Saturday, 16 June 2012

The Seven Decades...the 2000s

It was always going to be a dramatic decade. Beginning with the Olympics. Two daughters graduated from two different Universities. Woo Hoo!
My mother, who had had a nasty stroke in the late 90s had a few good years, witnessed the birth of great grandchildren, and then she died in April 2002.This transition in families is quite profound as the last of a generation dies.
I took as my theme for her funeral homily...She had a helluva life! And moved on to say she would have called it a 'heaven of a life'. That heaven of a life was not expounded by me at her funeral, but by the power of her coffin being carried by her grandchildren ...first into St Cuthbert's Prospect and then in St Martin's Whyalla...she was placed in the same grave as my Dad in the Whyalla cemetery. And by four little eulogies which just told of what she had meant to her grandkids.
We had a lovely time with our property at Port Elliott and there was no doubt in my mind that I would retire there and grow proper vegetables with the reticulated sewerage water system working at its prime.
We had a wonderful dog called Tilly, who would have been such a good guard dog. She would have licked  any intruder to death!
We had a number of fun holidays in Bali including webcam shots (in real time) from Poppies. One of our favourite places.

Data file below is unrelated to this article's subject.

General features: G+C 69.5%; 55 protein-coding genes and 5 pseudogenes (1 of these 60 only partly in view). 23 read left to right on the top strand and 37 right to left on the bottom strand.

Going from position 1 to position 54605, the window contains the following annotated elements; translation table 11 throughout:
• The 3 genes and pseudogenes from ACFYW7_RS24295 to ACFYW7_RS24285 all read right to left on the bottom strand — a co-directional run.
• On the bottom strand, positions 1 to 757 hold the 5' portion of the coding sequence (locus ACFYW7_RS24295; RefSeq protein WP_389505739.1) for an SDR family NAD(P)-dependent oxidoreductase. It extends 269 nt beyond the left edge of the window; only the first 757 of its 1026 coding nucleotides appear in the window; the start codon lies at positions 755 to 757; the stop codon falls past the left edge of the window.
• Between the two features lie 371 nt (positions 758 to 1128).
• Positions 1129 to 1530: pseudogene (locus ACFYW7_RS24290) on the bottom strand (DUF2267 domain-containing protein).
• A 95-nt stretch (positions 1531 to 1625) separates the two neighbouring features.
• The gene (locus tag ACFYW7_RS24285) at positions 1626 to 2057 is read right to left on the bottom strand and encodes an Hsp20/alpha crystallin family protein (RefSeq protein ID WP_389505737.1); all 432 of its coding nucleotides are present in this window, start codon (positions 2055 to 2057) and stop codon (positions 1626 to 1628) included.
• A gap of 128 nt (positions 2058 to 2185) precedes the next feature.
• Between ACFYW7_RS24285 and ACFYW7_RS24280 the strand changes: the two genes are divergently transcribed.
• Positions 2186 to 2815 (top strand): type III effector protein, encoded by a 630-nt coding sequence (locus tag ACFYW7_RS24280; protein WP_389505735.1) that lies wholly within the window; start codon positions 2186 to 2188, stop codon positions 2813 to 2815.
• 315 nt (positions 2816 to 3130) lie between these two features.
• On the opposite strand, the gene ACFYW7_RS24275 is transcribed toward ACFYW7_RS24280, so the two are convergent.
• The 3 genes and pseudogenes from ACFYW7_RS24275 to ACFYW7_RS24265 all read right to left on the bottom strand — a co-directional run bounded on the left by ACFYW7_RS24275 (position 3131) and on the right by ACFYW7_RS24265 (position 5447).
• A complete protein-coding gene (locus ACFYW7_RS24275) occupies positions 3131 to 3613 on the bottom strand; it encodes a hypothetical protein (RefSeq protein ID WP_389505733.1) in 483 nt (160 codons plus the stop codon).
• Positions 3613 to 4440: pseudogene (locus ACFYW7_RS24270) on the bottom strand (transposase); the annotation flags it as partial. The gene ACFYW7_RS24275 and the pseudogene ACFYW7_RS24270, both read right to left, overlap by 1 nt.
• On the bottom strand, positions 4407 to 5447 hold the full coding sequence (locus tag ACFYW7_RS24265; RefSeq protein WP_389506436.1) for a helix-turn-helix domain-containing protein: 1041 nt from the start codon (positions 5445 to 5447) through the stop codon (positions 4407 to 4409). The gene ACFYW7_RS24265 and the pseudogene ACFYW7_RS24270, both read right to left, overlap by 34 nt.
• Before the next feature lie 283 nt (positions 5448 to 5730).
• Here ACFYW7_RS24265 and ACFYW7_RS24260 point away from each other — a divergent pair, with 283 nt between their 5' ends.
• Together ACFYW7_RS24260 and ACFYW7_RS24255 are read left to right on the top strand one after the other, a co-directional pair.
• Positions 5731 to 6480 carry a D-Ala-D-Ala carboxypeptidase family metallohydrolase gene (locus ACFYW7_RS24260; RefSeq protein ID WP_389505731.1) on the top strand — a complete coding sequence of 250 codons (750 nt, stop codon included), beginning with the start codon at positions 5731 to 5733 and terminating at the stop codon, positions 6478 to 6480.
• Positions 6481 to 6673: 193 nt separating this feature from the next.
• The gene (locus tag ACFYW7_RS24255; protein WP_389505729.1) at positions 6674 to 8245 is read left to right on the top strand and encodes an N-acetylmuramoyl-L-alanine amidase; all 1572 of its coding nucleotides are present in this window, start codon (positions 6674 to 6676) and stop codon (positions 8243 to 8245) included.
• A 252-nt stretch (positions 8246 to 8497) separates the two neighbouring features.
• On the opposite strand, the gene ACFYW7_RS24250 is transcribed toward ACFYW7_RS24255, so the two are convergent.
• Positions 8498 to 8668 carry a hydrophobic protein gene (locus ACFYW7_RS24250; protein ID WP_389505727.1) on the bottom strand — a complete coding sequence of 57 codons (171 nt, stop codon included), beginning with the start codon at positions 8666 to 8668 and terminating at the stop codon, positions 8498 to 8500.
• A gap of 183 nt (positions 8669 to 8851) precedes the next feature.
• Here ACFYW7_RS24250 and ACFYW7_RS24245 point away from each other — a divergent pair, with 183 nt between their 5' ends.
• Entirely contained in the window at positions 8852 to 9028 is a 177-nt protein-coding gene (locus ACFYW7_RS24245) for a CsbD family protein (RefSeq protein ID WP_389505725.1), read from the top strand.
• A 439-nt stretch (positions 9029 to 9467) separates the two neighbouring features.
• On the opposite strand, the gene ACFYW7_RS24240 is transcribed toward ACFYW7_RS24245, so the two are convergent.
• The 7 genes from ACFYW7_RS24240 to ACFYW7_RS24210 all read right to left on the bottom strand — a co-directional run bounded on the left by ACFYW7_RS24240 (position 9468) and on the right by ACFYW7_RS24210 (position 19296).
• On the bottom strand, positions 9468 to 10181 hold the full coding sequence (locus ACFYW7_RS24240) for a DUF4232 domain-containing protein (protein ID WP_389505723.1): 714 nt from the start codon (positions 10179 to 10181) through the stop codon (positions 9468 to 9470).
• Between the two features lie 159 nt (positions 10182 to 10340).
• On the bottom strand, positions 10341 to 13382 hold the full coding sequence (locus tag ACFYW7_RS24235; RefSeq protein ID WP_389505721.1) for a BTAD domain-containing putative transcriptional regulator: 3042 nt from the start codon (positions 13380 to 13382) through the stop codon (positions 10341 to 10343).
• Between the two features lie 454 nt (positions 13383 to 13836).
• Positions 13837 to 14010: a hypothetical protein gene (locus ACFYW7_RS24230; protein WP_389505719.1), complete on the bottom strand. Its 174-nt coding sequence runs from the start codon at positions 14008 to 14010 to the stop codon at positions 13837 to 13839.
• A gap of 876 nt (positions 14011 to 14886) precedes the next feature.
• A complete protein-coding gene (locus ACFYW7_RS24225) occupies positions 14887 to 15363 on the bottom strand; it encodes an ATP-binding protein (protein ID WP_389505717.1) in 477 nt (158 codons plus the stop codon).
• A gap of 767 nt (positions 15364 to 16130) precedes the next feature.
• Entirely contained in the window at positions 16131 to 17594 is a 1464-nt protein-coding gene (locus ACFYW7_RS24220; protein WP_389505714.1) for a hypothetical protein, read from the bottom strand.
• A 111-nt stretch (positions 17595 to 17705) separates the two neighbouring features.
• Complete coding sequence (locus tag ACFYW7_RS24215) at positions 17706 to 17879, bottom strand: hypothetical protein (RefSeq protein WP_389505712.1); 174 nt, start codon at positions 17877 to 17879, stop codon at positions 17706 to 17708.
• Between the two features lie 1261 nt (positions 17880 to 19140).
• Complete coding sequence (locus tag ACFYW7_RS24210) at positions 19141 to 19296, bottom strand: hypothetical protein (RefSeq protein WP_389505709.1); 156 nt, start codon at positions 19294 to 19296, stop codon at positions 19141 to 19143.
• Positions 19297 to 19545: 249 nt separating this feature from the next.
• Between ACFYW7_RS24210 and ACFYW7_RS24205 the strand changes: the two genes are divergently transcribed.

Sue and I had a great holiday in Europe in 2007. For me, it was the holiday of visual art.
I am not a terribly visual person, I get it when I am told, but otherwise I am a bit slow.
But time after time I was hit by the power of the artist to affect the deep emotional impact.
I had seen small water lilies by Monet in a Melbourne exhibition and thought they were wonderful. I was determined to see as many as I could.
I had twigged that the Orangerie Museum close to the Louvre was particularly designed to house a number of these was glad to be in Paris on the first sunday of the month (May 2007) when all the national galleries are free.
When I saw the first of the lilies, I felt my heart drop...I almost burst into tears. Not 60 cms square but metres high and metres wide.
So visually stunning that I was just overcome.
Equally stunning was the curious Picasso Museum de Paris....a motley collection of Picassos to be sure, but when you see (probably) two or three hundred, for the first time suddenly I understood why Picasso was so great.
My lovely friends Robyn and Gary told me I must go to the Rodin Museum. Like most people I knew the Thinker, and also the Burghers of Calais.  But I didn't understand the sculpture process, nor most of Rodin's other work. Well done to the French that they have got their artists trained to leave their art to the state. certainly Auguste Rodin did.
Sue didn't go (think she went to Lafayette), but I thought it wonderful.
As I walked home along the Bois de Boulogne (probably had a sentimental air) I thought I just had to sit down...I felt totally overwhelmed.
My good friend and parishioner Jenny Poole, who was a highly experienced Art teacher, told me this is the Stendhal Effect ( or syndrome) in which people become overwhelmed by exposure to high art.
There was much more in this trip too, London, St Bees, the Lake District, Whitehaven, EdinburghKuala Lumpur.
Despite the fact that we enjoyed so much this experience, and even each other's company Sue and I decided that we could not continue a marriage that was not only destroying both of us but was seriously affecting our kids as well. We separated in 2008....
In fact the day D asked me if he could marry my daughter was the day we told our kids that we were finally separating

No comments: